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Nevada gives Google's driverless car the green light

Warwick Ashford

Driverless cars developed by Google have passed their first driving test in Nevada, where licences for autonomous vehicles came into effect on 1 March.

The new type of licence was approved in 2011, paving the way for Google's self-driving modified Toyota Prius hybrid hatchbacks to take to the road.

The test drive for the vehicles, controlled by computers designed to process mapping data and inputs from various sensors, included a trip along the Las Vegas Strip, according to the Telegraph.

The car uses video cameras mounted on the roof, radar sensors and a laser range finder to "see" other traffic.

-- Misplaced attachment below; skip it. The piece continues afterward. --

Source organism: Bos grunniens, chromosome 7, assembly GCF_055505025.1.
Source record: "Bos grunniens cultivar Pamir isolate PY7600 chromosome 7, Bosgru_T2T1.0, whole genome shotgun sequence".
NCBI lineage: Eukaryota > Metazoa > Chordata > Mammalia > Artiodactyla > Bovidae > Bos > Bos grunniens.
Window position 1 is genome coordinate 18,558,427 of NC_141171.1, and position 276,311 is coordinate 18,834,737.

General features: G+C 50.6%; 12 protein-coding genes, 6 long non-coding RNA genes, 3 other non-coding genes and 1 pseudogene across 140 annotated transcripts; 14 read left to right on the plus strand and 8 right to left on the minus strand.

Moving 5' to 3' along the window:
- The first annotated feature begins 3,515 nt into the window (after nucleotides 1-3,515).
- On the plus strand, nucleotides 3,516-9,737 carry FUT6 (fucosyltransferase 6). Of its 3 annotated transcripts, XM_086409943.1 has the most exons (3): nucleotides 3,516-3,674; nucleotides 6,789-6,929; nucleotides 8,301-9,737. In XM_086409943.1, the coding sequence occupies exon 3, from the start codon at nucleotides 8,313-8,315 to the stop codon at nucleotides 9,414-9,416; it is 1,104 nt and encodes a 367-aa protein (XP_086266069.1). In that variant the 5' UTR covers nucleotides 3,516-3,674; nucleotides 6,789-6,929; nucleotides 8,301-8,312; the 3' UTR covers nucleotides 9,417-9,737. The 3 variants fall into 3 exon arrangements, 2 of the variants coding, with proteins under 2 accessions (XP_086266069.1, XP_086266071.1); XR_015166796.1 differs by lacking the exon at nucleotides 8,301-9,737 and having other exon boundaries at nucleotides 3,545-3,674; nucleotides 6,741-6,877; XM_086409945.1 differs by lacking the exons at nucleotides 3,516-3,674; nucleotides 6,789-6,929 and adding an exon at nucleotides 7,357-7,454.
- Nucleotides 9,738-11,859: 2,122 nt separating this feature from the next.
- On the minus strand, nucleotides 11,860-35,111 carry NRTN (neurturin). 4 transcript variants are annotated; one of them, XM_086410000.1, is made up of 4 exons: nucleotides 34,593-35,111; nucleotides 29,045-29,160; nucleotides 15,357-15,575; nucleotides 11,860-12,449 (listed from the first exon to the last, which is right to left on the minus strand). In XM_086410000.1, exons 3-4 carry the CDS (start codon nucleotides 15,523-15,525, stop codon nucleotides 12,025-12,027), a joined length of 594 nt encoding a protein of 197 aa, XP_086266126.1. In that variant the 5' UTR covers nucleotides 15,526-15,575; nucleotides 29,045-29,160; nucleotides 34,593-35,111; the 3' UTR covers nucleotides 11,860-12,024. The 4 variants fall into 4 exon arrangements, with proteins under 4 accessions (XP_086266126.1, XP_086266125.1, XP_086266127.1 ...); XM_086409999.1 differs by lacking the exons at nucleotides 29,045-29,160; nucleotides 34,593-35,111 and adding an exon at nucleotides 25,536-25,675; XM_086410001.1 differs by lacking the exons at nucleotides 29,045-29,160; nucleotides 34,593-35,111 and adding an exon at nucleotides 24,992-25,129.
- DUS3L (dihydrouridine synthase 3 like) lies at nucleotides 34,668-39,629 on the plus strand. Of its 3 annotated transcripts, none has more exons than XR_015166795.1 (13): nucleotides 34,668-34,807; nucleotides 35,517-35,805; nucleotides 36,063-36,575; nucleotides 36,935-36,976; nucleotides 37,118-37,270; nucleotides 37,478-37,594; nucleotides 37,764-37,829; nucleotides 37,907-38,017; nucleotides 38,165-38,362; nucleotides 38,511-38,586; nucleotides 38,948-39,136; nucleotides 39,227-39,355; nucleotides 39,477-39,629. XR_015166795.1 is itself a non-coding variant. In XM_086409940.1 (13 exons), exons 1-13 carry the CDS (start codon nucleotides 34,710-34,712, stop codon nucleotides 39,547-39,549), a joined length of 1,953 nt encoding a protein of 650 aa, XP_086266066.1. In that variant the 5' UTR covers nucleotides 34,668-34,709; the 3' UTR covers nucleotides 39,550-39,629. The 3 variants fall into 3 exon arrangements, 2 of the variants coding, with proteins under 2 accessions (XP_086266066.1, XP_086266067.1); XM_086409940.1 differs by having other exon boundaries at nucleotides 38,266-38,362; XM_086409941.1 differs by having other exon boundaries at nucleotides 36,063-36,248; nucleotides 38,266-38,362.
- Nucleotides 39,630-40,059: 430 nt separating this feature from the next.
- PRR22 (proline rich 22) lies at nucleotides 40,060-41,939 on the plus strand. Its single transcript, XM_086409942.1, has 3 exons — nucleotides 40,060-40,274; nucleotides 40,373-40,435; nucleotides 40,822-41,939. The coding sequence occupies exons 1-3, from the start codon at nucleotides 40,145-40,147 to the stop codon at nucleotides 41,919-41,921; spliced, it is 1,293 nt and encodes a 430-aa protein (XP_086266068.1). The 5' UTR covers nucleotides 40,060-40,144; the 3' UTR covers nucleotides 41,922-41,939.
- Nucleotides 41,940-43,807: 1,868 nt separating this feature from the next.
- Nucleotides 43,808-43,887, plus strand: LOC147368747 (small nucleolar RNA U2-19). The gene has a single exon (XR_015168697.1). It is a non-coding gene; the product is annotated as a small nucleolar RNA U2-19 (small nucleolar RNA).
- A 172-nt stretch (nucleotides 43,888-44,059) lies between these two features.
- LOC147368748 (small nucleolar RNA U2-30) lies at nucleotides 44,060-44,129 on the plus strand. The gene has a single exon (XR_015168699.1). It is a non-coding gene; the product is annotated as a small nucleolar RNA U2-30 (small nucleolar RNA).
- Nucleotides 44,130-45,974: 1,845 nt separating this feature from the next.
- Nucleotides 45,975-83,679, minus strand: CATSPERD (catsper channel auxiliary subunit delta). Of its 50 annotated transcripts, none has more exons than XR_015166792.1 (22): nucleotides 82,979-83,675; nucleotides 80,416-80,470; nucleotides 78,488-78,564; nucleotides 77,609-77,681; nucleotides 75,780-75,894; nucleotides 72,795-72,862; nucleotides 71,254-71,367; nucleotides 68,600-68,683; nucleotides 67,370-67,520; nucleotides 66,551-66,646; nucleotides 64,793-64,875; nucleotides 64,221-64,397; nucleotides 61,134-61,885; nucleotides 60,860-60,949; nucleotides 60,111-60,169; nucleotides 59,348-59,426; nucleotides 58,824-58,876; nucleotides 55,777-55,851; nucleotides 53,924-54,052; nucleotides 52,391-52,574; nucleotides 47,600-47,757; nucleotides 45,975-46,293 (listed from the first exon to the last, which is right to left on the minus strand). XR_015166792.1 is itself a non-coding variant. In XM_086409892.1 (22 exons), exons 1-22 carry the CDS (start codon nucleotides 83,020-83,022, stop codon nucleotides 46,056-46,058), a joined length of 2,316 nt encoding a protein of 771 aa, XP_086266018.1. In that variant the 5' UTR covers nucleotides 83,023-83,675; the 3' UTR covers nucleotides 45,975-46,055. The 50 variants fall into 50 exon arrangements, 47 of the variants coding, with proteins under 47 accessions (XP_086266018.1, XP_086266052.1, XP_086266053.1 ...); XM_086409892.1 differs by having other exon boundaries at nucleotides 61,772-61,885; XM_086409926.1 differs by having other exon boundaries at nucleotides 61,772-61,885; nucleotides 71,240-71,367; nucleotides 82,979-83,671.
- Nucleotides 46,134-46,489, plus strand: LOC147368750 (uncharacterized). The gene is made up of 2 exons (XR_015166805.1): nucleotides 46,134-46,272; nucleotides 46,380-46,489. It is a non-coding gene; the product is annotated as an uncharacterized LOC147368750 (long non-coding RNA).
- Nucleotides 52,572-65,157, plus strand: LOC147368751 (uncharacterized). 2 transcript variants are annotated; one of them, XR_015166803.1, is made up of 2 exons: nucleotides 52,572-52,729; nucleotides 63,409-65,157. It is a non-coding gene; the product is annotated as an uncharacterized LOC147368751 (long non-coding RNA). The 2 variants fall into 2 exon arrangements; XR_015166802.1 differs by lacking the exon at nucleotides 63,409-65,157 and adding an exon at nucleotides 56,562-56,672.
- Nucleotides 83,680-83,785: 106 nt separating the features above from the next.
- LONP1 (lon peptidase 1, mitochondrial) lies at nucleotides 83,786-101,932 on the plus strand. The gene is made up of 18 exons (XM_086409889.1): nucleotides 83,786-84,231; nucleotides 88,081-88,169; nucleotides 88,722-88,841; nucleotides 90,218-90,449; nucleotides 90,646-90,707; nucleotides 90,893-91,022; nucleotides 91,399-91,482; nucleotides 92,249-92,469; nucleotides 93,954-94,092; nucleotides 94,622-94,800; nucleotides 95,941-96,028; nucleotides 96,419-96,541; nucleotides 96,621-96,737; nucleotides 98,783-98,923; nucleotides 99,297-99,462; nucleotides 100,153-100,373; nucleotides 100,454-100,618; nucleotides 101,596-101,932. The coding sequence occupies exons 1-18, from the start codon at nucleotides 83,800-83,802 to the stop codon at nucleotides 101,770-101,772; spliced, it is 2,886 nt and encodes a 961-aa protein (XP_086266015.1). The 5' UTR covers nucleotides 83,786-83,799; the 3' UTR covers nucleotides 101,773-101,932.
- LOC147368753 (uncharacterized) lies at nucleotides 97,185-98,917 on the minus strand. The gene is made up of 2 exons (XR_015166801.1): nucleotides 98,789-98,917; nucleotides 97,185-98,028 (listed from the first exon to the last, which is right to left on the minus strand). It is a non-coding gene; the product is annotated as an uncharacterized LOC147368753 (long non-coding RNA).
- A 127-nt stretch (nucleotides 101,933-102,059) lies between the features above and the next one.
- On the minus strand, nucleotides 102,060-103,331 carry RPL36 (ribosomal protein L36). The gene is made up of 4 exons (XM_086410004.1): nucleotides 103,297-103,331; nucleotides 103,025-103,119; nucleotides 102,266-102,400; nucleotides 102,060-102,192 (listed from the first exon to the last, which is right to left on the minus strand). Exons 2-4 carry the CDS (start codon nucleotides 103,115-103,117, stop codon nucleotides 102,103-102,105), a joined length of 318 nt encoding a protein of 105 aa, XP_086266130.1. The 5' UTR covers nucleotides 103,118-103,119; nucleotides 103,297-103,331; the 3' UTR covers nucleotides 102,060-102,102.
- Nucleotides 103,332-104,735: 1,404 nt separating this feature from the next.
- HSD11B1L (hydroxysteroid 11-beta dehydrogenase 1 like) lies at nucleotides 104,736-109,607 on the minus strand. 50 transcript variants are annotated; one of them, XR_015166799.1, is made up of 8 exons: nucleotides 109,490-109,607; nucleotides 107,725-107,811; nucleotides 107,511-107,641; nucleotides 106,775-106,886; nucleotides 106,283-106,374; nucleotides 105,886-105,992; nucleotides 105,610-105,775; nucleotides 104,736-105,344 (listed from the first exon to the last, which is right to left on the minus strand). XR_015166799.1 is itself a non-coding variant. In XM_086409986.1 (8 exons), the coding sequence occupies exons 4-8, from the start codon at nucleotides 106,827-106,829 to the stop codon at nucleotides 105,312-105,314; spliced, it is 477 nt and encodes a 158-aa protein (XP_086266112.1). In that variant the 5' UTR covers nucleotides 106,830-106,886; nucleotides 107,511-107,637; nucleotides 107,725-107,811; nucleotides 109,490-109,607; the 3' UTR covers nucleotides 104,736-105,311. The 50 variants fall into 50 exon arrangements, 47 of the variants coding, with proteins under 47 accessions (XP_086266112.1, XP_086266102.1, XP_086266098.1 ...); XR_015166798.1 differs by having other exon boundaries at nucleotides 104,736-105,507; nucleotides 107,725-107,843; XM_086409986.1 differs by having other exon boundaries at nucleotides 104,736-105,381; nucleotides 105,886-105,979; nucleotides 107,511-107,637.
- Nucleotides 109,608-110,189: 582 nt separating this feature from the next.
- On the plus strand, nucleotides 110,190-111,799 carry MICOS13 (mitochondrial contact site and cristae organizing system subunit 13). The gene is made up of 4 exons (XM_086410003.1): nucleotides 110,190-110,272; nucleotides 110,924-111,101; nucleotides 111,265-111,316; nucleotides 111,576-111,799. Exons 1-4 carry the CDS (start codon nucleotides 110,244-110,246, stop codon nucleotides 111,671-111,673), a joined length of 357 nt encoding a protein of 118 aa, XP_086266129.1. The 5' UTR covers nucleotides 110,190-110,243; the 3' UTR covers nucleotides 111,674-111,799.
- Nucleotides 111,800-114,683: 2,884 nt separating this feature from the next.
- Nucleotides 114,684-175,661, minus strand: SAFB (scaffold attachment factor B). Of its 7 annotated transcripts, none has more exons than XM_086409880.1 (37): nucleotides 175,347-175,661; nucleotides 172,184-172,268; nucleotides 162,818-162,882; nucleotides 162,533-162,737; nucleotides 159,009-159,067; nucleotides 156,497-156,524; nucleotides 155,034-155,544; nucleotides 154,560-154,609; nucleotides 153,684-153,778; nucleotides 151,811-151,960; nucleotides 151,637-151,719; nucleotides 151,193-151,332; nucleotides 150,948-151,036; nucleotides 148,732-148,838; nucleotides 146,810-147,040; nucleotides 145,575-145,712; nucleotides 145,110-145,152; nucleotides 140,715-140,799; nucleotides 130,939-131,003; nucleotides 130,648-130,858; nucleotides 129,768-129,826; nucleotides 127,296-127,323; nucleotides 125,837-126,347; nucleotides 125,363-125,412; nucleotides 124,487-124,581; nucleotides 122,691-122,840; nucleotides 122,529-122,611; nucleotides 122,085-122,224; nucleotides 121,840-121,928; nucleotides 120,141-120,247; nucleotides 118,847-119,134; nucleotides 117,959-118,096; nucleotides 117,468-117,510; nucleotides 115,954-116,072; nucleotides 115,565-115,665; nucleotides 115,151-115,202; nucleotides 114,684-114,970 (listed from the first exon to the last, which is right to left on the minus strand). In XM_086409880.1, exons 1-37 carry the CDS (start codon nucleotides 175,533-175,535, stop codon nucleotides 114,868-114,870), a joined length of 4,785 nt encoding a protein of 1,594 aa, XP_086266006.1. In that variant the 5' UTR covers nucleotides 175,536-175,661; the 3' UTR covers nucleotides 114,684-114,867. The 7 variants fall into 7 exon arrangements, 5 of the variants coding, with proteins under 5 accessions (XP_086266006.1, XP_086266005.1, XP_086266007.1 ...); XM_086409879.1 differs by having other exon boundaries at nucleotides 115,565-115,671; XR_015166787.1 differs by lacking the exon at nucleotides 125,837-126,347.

According to Google, its autonomous car has covered 140,000 miles with no accidents, other than a bump at traffic lights from a car behind.

The driverless cars, with unique red licence plates, will now be allowed on public roads for further testing by Google engineers.

Google is competing with several car manufacturers and military firms to perfect autonomous vehicle technology.

Nevada is the first state to approve autonomous vehicle licences, but Google's home state of California is said to be considering following suit.

Most vehicle accidents are due to human error, said California state Senator Alex Padilla when he introduced autonomous car legislation in March.  

"Through the use of computers, sensors and other systems, an autonomous vehicle is capable of analysing the driving environment more quickly and operating the vehicle more safely," he said.

 


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